“Rabbi Aha said in the name of Rabbi Hanina ben Pappa that God regards the study of the laws of sacrifices equal to offering them” (Leviticus Rabbah 7:3).

If studying the offerings is equal to offering them, then it is a good thing that one entire book (Leviticus/Vayikra) of the Torah focuses on the Temple service, with a large part of that text dedicated to the sacrifices. Without question, the Temple service and its offerings are critical to Jewish life. Yet for 2,000 years, the Jewish people have survived without the Temple or sacrifices. Is it not a contradiction that a Temple oriented religion has been without a sanctuary much longer than it ever actually had a Temple*?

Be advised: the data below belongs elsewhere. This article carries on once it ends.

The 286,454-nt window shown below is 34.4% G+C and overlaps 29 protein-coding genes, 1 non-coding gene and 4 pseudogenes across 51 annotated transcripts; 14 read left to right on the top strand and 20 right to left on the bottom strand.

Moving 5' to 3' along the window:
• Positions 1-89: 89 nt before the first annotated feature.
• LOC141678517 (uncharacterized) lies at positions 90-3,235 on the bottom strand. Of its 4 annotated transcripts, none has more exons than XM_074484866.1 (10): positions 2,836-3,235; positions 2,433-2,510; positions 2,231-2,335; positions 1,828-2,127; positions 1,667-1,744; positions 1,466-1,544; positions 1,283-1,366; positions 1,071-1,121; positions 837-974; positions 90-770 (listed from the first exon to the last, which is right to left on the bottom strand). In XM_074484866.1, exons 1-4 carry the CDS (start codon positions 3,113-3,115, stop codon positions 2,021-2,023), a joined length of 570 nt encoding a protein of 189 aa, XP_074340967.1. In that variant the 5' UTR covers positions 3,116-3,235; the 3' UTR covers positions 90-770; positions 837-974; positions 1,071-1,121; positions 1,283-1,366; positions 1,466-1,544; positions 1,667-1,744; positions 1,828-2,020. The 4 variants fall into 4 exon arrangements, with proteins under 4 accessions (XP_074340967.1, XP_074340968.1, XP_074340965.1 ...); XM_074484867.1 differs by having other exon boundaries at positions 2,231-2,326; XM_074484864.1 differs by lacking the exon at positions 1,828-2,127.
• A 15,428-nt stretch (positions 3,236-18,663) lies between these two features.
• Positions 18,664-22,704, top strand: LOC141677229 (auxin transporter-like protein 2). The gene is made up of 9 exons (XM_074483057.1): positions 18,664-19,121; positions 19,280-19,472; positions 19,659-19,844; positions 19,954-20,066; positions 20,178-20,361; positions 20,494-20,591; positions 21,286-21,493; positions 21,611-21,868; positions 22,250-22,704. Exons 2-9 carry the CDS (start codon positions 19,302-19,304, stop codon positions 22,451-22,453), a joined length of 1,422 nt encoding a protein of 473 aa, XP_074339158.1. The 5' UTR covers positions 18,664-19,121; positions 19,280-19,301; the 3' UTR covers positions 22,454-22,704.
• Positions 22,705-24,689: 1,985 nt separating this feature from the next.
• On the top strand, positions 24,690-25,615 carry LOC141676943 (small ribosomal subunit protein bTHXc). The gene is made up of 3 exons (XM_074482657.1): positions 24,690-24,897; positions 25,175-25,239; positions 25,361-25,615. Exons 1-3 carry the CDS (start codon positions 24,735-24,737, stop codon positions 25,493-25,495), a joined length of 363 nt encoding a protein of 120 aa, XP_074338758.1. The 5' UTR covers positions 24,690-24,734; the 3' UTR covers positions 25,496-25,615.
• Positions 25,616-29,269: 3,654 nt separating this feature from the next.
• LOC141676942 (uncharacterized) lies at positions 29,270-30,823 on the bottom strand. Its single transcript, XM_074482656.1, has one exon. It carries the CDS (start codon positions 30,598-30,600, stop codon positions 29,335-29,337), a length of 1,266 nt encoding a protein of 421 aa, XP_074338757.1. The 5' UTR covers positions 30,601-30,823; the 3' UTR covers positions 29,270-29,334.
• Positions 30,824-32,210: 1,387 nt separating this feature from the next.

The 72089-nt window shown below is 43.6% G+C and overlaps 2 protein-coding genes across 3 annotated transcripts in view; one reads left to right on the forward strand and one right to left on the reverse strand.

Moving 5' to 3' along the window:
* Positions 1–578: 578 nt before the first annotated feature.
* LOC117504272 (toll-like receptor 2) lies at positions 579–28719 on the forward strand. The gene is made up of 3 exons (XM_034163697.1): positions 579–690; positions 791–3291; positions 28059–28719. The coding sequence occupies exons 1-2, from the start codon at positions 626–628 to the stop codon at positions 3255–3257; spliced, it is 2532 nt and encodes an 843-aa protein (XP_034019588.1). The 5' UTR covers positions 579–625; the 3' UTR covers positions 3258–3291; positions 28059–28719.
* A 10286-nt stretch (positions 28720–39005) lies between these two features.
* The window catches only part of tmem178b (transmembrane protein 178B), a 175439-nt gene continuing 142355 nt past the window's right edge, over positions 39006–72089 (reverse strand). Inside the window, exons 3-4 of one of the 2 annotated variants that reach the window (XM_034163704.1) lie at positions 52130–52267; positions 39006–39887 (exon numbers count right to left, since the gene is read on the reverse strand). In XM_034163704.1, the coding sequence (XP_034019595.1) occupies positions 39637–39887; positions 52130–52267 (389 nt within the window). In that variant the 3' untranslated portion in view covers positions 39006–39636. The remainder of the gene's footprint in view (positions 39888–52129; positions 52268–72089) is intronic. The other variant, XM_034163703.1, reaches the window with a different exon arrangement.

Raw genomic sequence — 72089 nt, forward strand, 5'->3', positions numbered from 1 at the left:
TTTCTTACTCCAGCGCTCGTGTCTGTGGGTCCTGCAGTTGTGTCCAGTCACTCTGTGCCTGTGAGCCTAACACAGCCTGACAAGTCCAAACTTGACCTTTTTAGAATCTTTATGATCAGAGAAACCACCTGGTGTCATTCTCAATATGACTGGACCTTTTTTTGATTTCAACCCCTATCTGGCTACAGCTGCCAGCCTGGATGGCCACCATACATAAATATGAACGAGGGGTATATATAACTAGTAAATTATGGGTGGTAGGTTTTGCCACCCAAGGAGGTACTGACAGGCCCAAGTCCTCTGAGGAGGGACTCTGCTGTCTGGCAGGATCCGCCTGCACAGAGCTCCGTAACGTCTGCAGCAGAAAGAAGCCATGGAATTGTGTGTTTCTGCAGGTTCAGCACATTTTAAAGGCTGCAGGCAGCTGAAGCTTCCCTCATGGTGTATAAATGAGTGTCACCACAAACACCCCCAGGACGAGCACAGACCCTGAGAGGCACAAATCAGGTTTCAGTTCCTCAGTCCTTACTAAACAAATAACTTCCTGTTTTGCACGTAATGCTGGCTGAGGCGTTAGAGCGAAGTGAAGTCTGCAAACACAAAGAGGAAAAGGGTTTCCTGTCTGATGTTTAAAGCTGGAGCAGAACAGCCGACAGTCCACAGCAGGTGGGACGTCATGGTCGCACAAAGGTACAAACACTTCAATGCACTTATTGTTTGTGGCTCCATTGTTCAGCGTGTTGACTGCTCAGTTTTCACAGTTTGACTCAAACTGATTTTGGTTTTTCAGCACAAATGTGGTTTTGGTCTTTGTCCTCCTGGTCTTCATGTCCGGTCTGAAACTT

When the Israelites were commanded to construct the Tabernacle as a temporary sanctuary in the wilderness, they understood that God was providing them with a way of drawing closer to Him. The ultimate goal of Jewish life has always been about creating a meaningful relationship with the Divine. For this reason, the sages stated that, nowadays, if people repent from transgression, it is considered by God as if they had gone up to Jerusalem, built the Temple and the altars, and offered all the sacrifices ordained in the Torah (Leviticus Rabbah 7:2). Repentance in Judaism is known as teshuva, which is based on the Hebrew verb meaning “to return.” Teshuva, when it is sincere and complete, is the ultimate means of coming close to God and creating a relationship with the Divine.

Complete teshuva, however, is difficult to accomplish. So, in these days when no Temple stands, the closest one can come to partaking in the service is to delve into the holy texts.

*The total years of both Temples was only 830.

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